My casual stroll this past February along the Ferrocarril de Cuernavaca, a railway line-turned-walking and cycling path, prompted me to wax further nostalgic about the walkability of Mexico City in general…not just in the aforementioned city center area, but in outlying sections of the city as well. Traffic congestion has become such a problem that a recent CNN Money article named the city as having the second-worst traffic on the planet! To me, any chance to walk, rather than drive, is a welcome one.
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I have decided to introduce a new feature on this blog that I hope to turn into a monthly recurrence: the Photo Locale of the Month.
Each month, I’ll highlight a particular place from my travels – not just a city but a specific site within that city – and I’ll introduce it to you through pictures.
As always, all images are the property of GringoPotpourri unless credited otherwise.
For the first month, I thought I’d feature a favorite place from what is perhaps my favorite city in the world. The place is Chapultepec Castle and the city is Mexico City.
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Mexico City is filled with a variety of lovely green spaces. Internationally, they are not as renowned as, say, New York City’s Central Park, Munich’s English Gardens, or Beijing’s Summer Palace Grounds. But they are glorious places in and of themselves – green lungs for a city that needs as many as it can get.
Nearly every neighborhood has a park of some kind. Usually the park has a fountain or two, a statue to some local or national hero, park benches, jacaranda or pine trees, and a playground. Some, like Parque Hundido along Avenida Insurgentes, feature tourist trains on a fixed circuit. Others, like Parque de los Venados in Colonia Del Valle, feature small ferias (amusement parks). The best of the best of Mexico City’s public parks – Chapultepec and Bosque de Aragón – feature trains, ferias, and much, much more.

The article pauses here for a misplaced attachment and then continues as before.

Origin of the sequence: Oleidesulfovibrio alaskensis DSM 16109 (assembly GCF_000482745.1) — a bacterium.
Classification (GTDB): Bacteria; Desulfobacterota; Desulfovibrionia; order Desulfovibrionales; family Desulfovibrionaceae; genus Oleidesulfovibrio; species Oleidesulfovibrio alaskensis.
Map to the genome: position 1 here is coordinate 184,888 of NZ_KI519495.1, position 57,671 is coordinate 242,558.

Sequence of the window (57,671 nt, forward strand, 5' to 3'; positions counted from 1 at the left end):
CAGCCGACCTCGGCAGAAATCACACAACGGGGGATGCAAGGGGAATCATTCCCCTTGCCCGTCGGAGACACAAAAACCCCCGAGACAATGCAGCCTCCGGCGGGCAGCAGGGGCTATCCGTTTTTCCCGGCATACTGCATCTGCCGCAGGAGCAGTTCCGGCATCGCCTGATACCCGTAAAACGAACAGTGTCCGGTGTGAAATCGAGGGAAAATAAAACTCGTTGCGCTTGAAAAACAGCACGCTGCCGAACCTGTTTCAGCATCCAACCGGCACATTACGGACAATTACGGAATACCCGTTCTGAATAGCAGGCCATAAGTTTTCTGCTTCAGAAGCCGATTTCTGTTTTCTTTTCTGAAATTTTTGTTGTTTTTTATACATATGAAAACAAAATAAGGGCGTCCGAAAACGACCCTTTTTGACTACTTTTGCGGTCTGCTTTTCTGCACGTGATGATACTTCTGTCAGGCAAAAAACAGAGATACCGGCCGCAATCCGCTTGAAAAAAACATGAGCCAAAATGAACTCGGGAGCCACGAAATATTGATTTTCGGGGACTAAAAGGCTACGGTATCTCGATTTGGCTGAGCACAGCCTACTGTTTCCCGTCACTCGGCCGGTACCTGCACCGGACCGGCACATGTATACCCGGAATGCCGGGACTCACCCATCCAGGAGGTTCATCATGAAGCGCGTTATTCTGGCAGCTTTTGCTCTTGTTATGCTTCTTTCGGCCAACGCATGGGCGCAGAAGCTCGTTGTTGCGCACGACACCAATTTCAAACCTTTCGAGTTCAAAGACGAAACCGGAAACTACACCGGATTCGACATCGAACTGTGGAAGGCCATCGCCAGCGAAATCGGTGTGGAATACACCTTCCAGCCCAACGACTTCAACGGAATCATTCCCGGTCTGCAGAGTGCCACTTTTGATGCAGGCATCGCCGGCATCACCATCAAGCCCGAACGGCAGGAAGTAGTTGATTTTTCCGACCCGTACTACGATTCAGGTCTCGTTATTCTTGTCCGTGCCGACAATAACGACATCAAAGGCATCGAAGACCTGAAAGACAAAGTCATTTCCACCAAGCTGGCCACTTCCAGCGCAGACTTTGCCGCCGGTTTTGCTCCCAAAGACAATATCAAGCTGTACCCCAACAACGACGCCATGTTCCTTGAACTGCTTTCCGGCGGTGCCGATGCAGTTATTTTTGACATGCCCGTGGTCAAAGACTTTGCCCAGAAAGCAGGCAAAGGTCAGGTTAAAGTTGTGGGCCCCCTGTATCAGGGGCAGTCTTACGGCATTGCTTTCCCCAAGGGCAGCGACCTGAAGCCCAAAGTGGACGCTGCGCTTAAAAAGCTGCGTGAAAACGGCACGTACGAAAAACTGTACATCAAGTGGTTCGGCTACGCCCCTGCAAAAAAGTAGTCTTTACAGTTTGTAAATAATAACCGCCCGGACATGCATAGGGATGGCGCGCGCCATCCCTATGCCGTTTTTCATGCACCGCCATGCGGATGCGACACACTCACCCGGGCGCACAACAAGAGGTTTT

The grand daddy of Mexico City parks is Chapultepec Park. “Chapultepec” means “hill of the grasshoppers” in Nahuatl, the language of the Aztecs. This park, located due west of the Centro Histórico, is divided into three sections across 686 hectares (1,695 acres). The first two sections are especially lovely, and Sección 1a is a veritable treasure trove.
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I love top ten lists. Call me a geek if you want, it’s okay. Whatever the list, if it’s a top ten something, there’s a good chance I’ll read it. I probably have read it. Top ten Presidential quotes. Top ten “Seinfeld” episodes. Top ten ballparks. Top ten Chicago hot dog shacks. Top ten one-hit wonders (yes, 80’s emo band A-ha is in there). Top ten movies of the year. Top ten movies by genre.
And don’t even get me started on travel top ten lists. Lonely Planet has dozens of them. Travel + Leisure has dozens more. From “Top Ten Places to Ring in the New Year” to “Top Ten Multi-Day Hikes” to “Top Ten Places for Wildlife Watching,” you really can pick your poison. (Note: If I named any of those without crediting the actual publication in which they appeared, please accept my apologies. I really just pulled ‘em out of thin air.)
For my blogging (and your reading) pleasure, here’s my own top ten list – city-specific, to keep the list manageable.